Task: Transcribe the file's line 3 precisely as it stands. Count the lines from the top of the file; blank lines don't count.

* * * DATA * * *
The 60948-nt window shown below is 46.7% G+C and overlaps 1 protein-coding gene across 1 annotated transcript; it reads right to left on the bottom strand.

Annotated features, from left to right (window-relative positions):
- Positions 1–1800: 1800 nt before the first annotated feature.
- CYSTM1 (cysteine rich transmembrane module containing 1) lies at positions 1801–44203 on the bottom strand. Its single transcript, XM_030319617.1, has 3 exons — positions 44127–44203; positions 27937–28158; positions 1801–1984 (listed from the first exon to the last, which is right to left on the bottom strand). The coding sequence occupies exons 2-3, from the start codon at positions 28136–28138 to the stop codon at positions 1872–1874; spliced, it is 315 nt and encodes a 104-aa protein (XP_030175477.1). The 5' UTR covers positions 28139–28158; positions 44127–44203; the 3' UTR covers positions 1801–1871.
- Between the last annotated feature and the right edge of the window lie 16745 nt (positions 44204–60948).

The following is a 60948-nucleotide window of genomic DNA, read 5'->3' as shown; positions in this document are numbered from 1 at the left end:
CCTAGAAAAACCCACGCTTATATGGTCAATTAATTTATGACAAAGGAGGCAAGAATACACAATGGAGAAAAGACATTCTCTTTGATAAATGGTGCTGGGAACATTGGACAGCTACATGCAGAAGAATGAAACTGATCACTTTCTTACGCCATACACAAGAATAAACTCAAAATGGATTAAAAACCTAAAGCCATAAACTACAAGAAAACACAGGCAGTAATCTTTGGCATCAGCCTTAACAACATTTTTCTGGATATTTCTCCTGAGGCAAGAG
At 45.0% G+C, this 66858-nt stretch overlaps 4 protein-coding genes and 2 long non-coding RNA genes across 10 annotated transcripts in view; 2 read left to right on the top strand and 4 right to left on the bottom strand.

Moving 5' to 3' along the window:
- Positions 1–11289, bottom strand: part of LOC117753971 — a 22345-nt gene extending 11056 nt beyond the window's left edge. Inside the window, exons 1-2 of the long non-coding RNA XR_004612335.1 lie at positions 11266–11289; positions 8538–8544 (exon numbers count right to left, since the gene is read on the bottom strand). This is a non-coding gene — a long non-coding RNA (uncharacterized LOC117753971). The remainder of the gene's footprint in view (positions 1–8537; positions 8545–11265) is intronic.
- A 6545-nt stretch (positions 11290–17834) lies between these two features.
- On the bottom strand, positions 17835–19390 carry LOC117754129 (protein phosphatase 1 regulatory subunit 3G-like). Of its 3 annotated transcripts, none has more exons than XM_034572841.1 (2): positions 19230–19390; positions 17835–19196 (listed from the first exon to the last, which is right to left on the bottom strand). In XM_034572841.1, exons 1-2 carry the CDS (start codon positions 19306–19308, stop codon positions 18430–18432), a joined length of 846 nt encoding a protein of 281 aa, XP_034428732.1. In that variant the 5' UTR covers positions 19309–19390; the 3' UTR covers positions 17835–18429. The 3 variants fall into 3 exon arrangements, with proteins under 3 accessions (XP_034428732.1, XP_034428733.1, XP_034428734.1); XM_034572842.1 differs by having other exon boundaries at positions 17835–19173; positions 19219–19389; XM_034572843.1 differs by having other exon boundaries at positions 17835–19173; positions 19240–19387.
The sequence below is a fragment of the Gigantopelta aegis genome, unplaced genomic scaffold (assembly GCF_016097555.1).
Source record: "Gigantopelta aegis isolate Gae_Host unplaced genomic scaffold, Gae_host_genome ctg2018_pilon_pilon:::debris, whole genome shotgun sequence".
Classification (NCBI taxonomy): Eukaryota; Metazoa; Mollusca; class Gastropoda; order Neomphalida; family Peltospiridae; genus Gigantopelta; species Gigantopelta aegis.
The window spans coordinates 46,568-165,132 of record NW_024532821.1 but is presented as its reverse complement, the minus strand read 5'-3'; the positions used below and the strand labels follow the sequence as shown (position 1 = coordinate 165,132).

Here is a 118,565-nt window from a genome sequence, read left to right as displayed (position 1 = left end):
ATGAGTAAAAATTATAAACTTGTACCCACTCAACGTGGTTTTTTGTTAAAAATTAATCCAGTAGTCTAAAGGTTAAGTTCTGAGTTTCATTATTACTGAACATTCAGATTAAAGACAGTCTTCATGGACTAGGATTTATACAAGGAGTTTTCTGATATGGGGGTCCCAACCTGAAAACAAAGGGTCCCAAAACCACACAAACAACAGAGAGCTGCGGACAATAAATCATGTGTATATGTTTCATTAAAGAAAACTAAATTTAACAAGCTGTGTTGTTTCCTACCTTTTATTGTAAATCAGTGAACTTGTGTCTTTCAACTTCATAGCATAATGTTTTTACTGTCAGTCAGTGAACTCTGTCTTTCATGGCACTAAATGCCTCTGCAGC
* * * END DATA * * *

- Positions 1–1800: 1800 nt before the first annotated feature.